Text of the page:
Current Affairs

Five things you should do as a non-Indigenous Australian this Australia Day

Photo Credit: AlicePopkorn
You should visit Uluru. Photo Credit: AlicePopkorn

My grandparents were missionaries who spent a few decades of their lives trying to convert aboriginal people to Christianity. They went into remote communities and preached the gospel in the way Jesus commanded his disciples to a couple of thousand years ago. They didn’t have a wage and relied on donations from churches to get by. I grew up hearing stories about how they had to eat choko for dinner most nights because they were so poor. You could grill it with cheese and it became a main course, or if you boiled it with honey, it was a dessert. As a 10-year-old and I found this horrifying. As would anyone who has ever eaten choko. It’s unflavoursome.

As an educated, 33-year-old, agnostic-leaning human living in 2014, I now find the notion of trying to Westernise a 40,000-year-old culture unflavoursome. But that’s what they did back then. Before the First Fleet arrived there were probably more than 500,000 Indigenous people living in Australia and in the Torres Strait. 226 years later, the number is about the same. There are, very roughly, the same number of people of Greek descent living in Australia as there are people of Indigenous descent. Something went wrong there. Nobody can deny.

We can’t turn back time. And, as much as The Great Gatsby wished, we can’t repeat the past. We live in a delicious stew. Australia is an awesome place. What’s happened has happened. Nobody alive had anything to do with injustices of the past. Nobody alive is to blame. My grandparents aren’t to blame. Captain Cook isn’t to blame. Shit happened.

Should we just get over it? Not quite. I ¬†gravitate to a¬†black armband view of this nation’s history. But there’s also no use beating anyone up over anything that happened between 1778 and 2013. So, as the question inevitably raises itself every Australia Day, if you, like me, are one of the 97.5% of Australians who don’t identify as Indigenous, do we take in Instagram selfie with the elephant in the room, or do we just pretend it’s not there? I, for one, advocate the selfie.

On Australia Day 2011 I wrote an article for The Drum about the disparity between indigenous and non-indigenous Australians. There’s a pile of facts in there which you can pay attention to if you like, but the bottom line is, if you’re Aboriginal, or a Torres Straight Islander, you’re more likely to have a shorter, less healthy life than everyone else. That’s pretty shit. Can you, I, or the 97.5% of others do much about it? Maybe. We can at least try. Here are five ways to try.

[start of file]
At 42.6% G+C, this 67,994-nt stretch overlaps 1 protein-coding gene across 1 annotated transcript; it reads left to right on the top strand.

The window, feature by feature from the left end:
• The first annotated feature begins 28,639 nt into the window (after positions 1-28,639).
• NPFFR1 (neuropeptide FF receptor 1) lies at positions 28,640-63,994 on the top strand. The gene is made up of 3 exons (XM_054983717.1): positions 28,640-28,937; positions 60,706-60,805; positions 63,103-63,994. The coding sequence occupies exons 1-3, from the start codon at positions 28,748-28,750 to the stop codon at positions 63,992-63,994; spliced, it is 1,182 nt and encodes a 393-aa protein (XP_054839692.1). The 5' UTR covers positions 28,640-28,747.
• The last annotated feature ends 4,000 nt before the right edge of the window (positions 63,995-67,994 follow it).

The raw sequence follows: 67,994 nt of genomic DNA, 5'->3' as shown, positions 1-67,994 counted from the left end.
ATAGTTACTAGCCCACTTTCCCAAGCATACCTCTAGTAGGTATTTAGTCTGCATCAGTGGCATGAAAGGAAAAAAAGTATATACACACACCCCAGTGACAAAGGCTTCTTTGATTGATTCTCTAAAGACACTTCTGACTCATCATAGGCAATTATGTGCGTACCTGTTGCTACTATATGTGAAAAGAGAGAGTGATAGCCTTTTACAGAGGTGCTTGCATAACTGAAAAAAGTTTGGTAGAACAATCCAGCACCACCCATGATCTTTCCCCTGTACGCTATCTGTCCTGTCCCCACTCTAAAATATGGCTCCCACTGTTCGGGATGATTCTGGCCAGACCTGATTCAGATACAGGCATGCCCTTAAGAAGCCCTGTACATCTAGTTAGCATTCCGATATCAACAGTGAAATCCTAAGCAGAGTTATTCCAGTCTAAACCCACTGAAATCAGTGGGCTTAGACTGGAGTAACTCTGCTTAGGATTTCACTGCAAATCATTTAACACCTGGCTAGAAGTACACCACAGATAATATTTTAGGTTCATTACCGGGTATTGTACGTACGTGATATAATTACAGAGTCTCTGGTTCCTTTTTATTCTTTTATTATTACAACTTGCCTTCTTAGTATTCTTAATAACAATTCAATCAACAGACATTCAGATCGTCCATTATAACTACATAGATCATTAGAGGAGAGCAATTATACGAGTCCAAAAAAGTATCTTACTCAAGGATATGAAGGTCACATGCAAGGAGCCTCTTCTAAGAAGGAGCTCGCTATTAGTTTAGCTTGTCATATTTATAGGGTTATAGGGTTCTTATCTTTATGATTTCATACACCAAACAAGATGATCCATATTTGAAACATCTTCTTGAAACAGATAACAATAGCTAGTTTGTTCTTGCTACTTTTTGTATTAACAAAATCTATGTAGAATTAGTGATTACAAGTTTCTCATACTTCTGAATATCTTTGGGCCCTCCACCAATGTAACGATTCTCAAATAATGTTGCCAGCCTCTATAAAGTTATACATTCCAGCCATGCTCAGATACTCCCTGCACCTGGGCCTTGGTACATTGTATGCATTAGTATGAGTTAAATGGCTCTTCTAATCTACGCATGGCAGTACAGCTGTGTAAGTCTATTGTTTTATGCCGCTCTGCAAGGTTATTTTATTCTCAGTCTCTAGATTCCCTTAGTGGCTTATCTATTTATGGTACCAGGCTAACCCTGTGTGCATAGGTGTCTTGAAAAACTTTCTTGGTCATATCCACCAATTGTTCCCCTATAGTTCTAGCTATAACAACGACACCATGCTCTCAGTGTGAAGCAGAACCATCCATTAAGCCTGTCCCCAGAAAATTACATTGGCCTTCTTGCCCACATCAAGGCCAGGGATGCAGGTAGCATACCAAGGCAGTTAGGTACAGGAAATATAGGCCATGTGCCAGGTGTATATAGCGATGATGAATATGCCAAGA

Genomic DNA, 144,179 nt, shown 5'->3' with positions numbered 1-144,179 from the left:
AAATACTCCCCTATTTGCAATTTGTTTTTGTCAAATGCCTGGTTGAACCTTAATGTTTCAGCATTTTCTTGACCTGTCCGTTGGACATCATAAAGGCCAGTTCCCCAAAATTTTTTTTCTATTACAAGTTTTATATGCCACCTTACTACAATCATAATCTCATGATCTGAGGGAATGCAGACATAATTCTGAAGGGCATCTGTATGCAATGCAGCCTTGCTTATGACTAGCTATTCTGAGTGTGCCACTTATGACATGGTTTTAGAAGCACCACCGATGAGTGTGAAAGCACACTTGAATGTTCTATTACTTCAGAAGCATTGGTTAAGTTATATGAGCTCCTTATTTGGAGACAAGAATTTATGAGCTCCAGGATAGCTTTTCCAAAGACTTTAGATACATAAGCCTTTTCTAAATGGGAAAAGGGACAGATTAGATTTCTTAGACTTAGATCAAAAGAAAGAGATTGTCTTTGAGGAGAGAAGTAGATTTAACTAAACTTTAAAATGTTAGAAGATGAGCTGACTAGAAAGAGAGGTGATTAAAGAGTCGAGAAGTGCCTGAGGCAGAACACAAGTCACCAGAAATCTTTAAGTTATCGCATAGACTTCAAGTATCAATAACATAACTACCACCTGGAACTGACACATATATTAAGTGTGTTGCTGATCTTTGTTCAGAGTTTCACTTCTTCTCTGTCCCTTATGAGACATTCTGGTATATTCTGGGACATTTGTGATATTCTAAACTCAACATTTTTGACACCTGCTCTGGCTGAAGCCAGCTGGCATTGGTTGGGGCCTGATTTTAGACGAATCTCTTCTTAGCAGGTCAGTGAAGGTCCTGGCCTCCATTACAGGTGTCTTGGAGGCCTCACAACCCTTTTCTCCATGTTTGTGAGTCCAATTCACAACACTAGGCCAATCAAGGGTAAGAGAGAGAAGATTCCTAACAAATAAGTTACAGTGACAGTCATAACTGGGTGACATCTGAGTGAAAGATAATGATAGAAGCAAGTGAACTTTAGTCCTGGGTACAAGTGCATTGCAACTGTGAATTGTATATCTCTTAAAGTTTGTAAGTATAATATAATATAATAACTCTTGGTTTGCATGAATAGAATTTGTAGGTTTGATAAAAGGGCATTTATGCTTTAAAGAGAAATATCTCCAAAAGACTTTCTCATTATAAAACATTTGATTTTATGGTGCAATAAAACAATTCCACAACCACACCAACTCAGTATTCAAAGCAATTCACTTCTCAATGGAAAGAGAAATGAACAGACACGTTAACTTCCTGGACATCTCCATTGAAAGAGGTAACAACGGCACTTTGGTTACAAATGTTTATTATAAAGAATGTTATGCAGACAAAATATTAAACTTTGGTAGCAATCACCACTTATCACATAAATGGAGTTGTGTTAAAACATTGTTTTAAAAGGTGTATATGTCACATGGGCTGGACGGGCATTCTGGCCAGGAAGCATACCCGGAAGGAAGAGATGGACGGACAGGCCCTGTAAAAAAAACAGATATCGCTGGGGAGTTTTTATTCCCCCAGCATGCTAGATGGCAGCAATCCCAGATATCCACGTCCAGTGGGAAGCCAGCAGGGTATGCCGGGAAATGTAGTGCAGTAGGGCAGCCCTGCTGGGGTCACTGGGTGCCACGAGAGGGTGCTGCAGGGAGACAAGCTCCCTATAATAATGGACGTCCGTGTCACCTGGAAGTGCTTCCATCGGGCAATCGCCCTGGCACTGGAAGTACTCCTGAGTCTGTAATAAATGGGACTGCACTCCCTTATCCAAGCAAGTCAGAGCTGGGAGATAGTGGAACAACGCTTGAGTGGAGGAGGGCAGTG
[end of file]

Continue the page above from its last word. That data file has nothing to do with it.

The five things you should do as a non-Indigenous Australian this Australia Day

1. Start hanging out with Indigenous people more often. Same goes for Greek people. And Italian people. And Inuit people from Canada. And people who collect stamps. And Jehovah’s Witnesses. Broaden your horizons and friendship circle. Make new friends and ask their opinions on things. You can’t gain perspective if you keep looking at life through the same lenses all the time.

2. Make plans to visit Uluru and/or Kakadu. At the very least. If you’ve been to London or Bali, but have never been to Uluru, you should be ashamed to call yourself an Australian. The most amazing natural beauty in the world is right here in your own backyard, and I dare you to walk around Uluru, or visit an Aboriginal rock art site in the top end without discovering a piece of your soul you never even knew existed. You’ll start to get a hint of what Indigenous people mean when they talk about a connection with the land.

3. Do some research. How much do you know about Indigenous history? If it’s less than you know about the American Civil War, or if you can name more Simpsons characters than Indigenous people, you’re in trouble. Fill some knowledge gaps and you’ll have a whole lot more context on where this country has come from, and where it’s going.

4. Discovery the Indigenous history of your local area. You don’t have to go all the way to Uluru to find a special place. There will be a midden, or a rock art site, or at the very least, some stone axe grooves in a creek bed somewhere near you. Go there, be respectful, and reflect on those who came before you.

5. Invest in the Aboriginal economy. You don’t have to be Andrew Forrest, but you can do more than you’re doing now. Travel to places that support Indigenous employment. Buy some Indigenous art. Donate to a worthy cause. It’s not hard. Even if you do it once a year, you’ll still be making a difference. If not on Australia Day, then when?

Featured Pets

How to cure a limping chicken. Axe not included.

Their chicken had been limping for some time, but never this bad. She’d already had one trip to the vet. The vet had given them some anti-inflammatory medication, which was administered orally via syringe. The used syringes had lain discarded around the house in various cupboards, much to the consternation of enquiring mothers and fathers in law.

Enquiring mother or father in law: “What is this for?”

Son or Daughter in Law: “It’s for the chicken. She has a bad leg.”

For a number of months things seemed better. The leg didn’t heal completely, but their chicken had survived the great Queensland heat wave of 2014 without dropping so much as a feather, and they presumed she would hobble, nay, amble along merrily for the rest of her clucky days – a lame, lone comic foul. They’d even put her limp down to her sleeping habits.

Matt or Bec to house guest: “She sleeps on her leg funny. We go in there at night and it’ll be tucked way under. You know how you get a dead leg if you sit on it funny? We think that might be it.” It was pure veterinary science.

But on Saturday morning things looked bad.

Bec: We should take her to the vet.

Matt: I don’t know. She’s not even laying eggs at the moment. Maybe her time is up. Chickens aren’t like wild eagles or anything, they’ve been bred over thousands of years to lay eggs and be McNuggets. They’re not athletes.

Bec: I think we should at the very least give her some aspirin. The vet said we could give her baby aspirin. Can you look up baby aspirin on your phone and see what the dose is?

Matt: No. Let’s just put her on the chopping block.

Bec: I’m Googling ‘baby aspirin chickens’.

Matt: OK. I’ll help.